Union leaders criticise coalition posturing as cost-of-living crisis deepens
A BELATED coalition attempt to look tough on firms which cheat on the minimum wage was criticised by union leaders yesterday as a drop in the ocean compared to Britain’s cost of living crisis.
The government’s heavily touted crackdown on crooked employers, which kicked off last year, outed 25 companies which had been paying less than the national minimum wage.
Between them the firms, which include a hire company, a hairdressers, a hotel and a retail outlet, owe workers more than £43,000 in arrears, and face fines totalling more than £21,000.
Business Minister Jenny Willott said: “If employers break the law they need to know that they will face tough consequences.”
However the initiative coincided with a new report from GMB and think tank Class which points out the massive damage to low-paid workers being inflicted by entirely legal means.
The union’s six-point report, How Unions Can Make Work Pay, points out that a combination of deteriorating job security, lagging minimum wage levels, soaring rents and plunging tax on the rich are causing a collapse in living standards for working people — forcing more and more onto benefits.
GMB national officer Martin Smith said while prosecutions of wage dodgers were welcome, such measures would not tackle the wider issue of poverty wages.
He said the fact that 2.6 million workers earning either minimum wage or 50p over it are having to rely on benefits points to critical issues within the system itself.
Mr Smith told the Star: “What was intended to be a floor for people’s earnings from which they could bargain has become a ceiling. So the minimum wage has become a maximum.
“That’s a much much bigger issue for us than catching a relatively small amount of employers who try to dodge the minimum wage.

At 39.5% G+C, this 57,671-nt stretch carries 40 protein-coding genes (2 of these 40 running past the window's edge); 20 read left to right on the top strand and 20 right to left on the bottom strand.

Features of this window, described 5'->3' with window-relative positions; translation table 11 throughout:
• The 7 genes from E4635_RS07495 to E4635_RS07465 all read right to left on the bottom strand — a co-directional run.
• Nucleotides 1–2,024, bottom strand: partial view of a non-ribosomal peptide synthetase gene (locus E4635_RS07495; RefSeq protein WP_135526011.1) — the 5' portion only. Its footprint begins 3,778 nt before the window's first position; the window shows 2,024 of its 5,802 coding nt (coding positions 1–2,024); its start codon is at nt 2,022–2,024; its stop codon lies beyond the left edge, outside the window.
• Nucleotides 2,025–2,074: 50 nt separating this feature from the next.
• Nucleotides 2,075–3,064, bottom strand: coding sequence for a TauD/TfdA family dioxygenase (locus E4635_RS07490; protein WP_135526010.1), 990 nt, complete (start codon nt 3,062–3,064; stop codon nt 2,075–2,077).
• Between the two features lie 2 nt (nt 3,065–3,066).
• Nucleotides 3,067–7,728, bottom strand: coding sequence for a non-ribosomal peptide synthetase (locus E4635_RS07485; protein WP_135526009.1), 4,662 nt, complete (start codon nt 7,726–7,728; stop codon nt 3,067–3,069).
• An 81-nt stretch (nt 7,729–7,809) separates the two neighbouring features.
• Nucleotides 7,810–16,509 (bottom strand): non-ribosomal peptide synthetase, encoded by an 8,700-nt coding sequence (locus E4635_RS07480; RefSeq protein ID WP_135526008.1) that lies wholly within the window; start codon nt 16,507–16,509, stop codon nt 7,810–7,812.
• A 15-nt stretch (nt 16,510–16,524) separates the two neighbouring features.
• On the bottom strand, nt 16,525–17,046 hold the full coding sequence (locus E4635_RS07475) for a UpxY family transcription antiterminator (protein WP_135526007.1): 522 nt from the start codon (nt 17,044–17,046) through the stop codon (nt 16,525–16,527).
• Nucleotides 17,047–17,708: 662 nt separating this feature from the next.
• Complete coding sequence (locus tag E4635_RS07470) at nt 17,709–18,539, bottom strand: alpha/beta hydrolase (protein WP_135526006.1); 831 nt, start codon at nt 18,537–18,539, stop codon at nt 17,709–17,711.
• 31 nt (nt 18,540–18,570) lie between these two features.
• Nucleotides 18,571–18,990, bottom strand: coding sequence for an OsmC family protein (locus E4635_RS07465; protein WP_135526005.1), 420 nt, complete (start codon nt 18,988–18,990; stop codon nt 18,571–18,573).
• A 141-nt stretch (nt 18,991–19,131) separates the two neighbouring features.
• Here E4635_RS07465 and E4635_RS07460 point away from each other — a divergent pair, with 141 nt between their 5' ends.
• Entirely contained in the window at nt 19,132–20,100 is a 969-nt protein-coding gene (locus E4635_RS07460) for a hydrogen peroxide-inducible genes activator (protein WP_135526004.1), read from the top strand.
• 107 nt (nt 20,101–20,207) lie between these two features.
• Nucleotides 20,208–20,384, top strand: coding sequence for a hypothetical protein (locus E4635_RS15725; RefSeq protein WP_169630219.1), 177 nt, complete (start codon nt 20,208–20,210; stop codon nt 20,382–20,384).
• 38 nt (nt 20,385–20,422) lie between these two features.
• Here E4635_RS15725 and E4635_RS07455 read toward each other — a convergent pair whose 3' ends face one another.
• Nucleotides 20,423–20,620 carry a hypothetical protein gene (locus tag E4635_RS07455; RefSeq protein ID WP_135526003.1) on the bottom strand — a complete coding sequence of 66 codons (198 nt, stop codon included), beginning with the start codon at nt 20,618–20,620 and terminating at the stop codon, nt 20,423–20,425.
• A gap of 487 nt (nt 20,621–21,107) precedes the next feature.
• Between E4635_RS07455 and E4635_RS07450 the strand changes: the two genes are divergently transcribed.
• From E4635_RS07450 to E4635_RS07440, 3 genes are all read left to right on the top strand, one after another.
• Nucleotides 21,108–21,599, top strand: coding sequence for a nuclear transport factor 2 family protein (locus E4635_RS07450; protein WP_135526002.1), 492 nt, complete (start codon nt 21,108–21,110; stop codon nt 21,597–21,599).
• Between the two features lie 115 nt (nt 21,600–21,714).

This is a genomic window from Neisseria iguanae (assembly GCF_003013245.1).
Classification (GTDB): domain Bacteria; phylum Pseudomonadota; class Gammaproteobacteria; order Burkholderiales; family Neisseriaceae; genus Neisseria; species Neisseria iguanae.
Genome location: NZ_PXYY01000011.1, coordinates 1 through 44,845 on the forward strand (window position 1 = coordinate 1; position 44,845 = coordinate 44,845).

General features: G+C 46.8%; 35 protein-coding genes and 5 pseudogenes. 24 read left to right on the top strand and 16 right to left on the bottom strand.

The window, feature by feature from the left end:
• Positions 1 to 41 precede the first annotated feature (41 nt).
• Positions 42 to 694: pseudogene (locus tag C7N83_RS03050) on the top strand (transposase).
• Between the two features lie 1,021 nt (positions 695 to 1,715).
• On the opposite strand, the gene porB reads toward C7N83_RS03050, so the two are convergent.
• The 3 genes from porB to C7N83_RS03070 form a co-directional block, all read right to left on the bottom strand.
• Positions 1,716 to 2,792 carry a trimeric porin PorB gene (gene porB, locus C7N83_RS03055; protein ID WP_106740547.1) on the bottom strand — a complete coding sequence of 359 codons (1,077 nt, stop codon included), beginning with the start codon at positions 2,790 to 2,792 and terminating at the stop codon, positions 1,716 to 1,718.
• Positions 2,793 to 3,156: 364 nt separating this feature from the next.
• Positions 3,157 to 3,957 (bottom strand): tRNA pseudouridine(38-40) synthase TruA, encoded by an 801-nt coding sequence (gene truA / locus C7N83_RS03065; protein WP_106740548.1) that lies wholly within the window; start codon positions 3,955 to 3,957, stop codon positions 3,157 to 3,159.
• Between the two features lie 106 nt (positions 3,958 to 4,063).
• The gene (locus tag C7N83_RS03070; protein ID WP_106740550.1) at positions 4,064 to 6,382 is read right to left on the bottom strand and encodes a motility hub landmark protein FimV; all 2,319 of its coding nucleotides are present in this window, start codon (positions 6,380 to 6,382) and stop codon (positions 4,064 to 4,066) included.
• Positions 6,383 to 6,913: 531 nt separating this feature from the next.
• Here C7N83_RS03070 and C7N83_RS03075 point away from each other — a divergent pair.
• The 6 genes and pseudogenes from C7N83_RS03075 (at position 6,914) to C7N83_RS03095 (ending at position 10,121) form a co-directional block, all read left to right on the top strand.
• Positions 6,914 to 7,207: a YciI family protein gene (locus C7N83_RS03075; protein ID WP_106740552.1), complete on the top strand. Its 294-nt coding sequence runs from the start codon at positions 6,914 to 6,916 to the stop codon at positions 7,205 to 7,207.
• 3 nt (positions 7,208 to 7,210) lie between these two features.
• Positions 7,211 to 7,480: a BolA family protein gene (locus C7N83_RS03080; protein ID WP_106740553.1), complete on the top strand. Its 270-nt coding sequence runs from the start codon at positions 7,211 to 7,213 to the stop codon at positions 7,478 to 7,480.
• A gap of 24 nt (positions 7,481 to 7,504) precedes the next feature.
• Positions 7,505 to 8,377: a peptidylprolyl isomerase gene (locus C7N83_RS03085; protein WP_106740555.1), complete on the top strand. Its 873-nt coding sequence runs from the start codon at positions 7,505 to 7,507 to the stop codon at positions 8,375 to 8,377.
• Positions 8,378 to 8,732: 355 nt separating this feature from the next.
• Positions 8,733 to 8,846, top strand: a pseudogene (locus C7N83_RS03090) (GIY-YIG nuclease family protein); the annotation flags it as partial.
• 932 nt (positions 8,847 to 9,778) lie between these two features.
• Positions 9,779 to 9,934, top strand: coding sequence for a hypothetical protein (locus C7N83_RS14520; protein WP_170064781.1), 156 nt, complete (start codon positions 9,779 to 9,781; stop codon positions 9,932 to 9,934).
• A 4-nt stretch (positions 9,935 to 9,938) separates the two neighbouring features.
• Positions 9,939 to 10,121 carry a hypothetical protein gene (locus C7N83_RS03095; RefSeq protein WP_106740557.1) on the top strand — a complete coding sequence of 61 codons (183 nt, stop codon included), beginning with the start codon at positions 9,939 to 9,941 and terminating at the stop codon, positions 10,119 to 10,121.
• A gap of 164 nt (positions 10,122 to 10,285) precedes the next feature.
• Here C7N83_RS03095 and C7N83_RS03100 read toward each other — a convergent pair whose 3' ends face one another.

“The real issue is that minimum wage is a state-subsidised wage and these are state -ubsidised employers who have created minimum wage ghettos in the economy.”
The GMB is calling for more oversight so that authorities can judge when companies can afford to pay reasonable wages themselves. The Resolution Foundation estimates that subsidising low-paying employers will cost £20 billion by 2024.
Mr Smith added: “One of the things we’re specifically calling for is minimum wage employers to open their books and prove they don’t have the profits. Like a normal person would if they’re means-tested for employment benefit.
“Some of these companies are massive multinationals hosting profits around the world and we just don’t believe they need to rely on a subsidy from British taxpayers.”
As part of its report the GMB is calling for a £10 living wage, an end to zero-hours contracts, free childcare, the closure of tax loopholes and greater trade union powers.
The TUC, which estimates there are between 250,000 and 300,000 people who do not get paid minimum wage, welcomed the crackdown but called for more effort on the government’s part.
General secretary Frances O’Grady said: “All minimum wage cheats should be named and shamed, and HMRC need greater resources to catch even more crooks.”